Les micronutriments dans les huiles végétales : impact des procédés d’extraction et de raffinage sur les vitamines et les antioxydants dans les huiles de soja, de colza et de tournesol
Article de Frédérice Fine¹, Claire Brochet¹, Marie Gaud², Patrick Carré³, Noémie Simon⁴, Fatiha Ramli⁴, Florent Joffre², publié dans European Journal of Lipid Science and Technology, juillet 2015
¹ Technical Center for Oilseed Crops and Industrial Hemp (CETIOM), Pessac, France
² French Institute of oils and fats (ITERG), Pessac, France
³ Pilot Plant (CREOL), Pessac, France
⁴ Organisation Nationale Interprofessionnelle des Graines et fruits oléagineux (ONIDOL), Paris, France
Tocopherols, phytosterols, polyphenols, and coenzymes Q are naturally present in oilseeds such as sunflower, rape, and soybean. Besides contributing to taste and color, micronutrients help protect against health disorders such as cardiovascular diseases and cancer. However, during the conventional oil manufacturing process, many minor components are lost. Given that diet is a major cause of cardiovascular diseases and cancer, it makes sense to optimize the content of micronutrients in food, and specifically in vegetable oils. These micronutrients have antioxidant properties that inhibit the oxidation of low-density lipoprotein cholesterol. This review summarizes important recent research emphasizing the impact of crushing and refining processes on the micronutrient content of different vegetable oils. After the crushing step, the total sterol content was high in crude rape, sunflower, and soybean oils, at 4358–10 569, 2212–4146, and 1735–4328 mg/kg, respectively. The tocopherol content was lower, at 464–1458, 725–1892, and 1094–2484 mg/kg, respectively, and the level of phenolics was 113–629, 10–120, and 23–148 mg/kg, respectively. The refining process destroyed micronutrients : 10–36% loss of total tocopherols, 6–52% loss of total sterols, and 93–98% loss of polyphenols. Studies have focused on improving the extraction of tocopherols by alternative heating (microwave treatment, roasting, or steaming processes). These treatments improved tocopherol content, and extraction was faster and consumed less energy.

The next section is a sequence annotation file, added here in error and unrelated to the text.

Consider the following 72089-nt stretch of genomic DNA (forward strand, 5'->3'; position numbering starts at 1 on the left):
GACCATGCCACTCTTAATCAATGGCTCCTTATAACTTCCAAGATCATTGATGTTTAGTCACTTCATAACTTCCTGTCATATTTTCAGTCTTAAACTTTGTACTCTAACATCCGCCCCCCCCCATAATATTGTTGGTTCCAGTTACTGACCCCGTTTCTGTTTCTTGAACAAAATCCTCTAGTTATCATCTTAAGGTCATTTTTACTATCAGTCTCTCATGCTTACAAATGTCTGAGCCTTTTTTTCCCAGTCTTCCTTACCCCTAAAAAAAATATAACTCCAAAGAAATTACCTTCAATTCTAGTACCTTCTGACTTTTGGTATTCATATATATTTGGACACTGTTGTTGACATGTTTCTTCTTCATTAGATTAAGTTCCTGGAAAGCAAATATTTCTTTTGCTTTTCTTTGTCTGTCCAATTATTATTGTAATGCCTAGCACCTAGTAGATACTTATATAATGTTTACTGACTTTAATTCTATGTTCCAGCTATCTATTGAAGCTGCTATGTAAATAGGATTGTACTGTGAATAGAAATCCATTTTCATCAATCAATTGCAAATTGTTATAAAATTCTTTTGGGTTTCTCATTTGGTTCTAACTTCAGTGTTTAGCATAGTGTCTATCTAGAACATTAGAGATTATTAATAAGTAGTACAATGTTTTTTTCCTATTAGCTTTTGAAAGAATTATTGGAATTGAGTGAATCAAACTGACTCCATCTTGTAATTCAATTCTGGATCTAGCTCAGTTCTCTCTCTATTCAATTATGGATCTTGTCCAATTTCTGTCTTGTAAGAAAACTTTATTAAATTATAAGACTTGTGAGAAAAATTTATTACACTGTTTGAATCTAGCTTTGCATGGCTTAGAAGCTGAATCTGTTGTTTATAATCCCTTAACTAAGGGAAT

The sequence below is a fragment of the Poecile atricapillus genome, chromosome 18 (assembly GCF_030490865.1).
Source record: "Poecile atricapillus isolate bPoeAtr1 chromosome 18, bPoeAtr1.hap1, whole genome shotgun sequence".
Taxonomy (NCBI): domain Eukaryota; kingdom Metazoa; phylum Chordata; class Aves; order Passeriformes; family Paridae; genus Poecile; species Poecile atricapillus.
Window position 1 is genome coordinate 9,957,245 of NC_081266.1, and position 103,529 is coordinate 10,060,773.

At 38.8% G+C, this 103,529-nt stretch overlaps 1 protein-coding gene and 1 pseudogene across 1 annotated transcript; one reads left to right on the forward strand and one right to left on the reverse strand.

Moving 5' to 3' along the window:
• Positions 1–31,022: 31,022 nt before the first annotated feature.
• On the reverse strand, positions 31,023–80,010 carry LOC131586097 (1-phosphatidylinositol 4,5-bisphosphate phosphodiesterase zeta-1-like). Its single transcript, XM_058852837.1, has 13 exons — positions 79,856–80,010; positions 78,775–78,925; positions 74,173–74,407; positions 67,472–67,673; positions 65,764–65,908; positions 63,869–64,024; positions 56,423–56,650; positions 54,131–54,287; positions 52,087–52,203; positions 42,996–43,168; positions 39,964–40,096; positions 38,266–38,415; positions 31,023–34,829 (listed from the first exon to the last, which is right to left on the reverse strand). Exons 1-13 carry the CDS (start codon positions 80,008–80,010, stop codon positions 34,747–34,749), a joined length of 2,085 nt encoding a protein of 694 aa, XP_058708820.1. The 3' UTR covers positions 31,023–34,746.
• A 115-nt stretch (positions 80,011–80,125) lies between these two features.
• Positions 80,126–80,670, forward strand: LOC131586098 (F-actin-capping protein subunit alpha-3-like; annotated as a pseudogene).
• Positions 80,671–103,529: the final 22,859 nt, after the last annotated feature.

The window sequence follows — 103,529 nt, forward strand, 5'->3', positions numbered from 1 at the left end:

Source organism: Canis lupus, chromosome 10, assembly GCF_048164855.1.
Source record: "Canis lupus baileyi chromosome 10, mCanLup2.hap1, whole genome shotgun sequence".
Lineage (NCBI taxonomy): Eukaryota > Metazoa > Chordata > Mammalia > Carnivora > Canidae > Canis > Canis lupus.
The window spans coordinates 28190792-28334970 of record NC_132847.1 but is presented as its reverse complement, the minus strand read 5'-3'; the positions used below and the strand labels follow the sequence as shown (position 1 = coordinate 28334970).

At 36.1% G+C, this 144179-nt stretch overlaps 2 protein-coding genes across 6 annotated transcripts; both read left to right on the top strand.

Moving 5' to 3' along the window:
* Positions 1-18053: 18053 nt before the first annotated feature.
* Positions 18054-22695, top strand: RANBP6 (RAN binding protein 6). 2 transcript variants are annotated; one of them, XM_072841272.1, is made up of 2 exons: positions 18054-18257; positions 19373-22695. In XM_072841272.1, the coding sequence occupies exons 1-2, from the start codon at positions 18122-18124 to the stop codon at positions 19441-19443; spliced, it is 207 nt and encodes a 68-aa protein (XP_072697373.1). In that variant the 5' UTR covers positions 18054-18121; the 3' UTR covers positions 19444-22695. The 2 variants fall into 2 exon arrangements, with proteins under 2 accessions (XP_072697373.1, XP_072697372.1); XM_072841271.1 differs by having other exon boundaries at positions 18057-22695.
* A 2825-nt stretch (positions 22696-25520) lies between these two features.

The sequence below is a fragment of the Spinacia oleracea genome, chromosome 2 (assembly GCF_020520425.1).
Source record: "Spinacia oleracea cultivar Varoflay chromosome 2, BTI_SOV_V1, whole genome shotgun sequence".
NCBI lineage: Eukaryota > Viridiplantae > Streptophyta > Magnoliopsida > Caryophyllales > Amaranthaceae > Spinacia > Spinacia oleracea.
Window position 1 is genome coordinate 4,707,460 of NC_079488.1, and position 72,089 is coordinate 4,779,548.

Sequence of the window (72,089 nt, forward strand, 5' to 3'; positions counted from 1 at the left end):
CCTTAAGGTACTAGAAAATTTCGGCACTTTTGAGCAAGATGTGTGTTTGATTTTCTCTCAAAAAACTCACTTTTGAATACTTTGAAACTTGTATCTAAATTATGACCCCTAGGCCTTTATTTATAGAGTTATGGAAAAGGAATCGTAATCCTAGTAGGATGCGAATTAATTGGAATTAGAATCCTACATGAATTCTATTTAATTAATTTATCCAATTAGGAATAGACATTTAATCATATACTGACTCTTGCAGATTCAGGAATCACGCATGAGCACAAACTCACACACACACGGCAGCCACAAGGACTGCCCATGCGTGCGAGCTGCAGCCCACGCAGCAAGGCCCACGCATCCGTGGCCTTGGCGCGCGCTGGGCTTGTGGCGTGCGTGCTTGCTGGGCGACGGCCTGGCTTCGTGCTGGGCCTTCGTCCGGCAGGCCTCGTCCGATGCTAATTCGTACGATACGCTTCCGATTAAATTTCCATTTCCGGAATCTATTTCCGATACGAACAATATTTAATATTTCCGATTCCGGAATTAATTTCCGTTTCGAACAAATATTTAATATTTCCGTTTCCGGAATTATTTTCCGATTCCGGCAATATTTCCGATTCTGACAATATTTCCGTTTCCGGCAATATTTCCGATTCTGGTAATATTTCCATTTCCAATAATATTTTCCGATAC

Practical applications : Some researchers later tested the ability of different alternative solvents (supercritical CO2 and pressurized solvents) to raise the concentration of micronutrients. Enzymatic extraction also offered an innovative technique to conserve micronutrients in oils. Researchers and the oil extraction industry have also tested some alternative refining processes, such as alternative neutralization, based on the use of different alkaline agents, and soft refining, which offered the possibility of micronutrient preservation and recovery. Upstream, genetic factors, cultivation conditions, and seed storage strongly influence micronutrient concentration in vegetable oils. Upstream steps in the industrial oil process were important for the nutritional quality of edible oils. This review of micronutrient evolution during oil processing highlights the impact of industrial processes, and points to methods for improved extraction of oil constituents.
The micronutrient content in vegetable oils is strongly influenced by crushing and refining processes.
A focus on sunflower, rapeseed and soybean oils is performed in this review.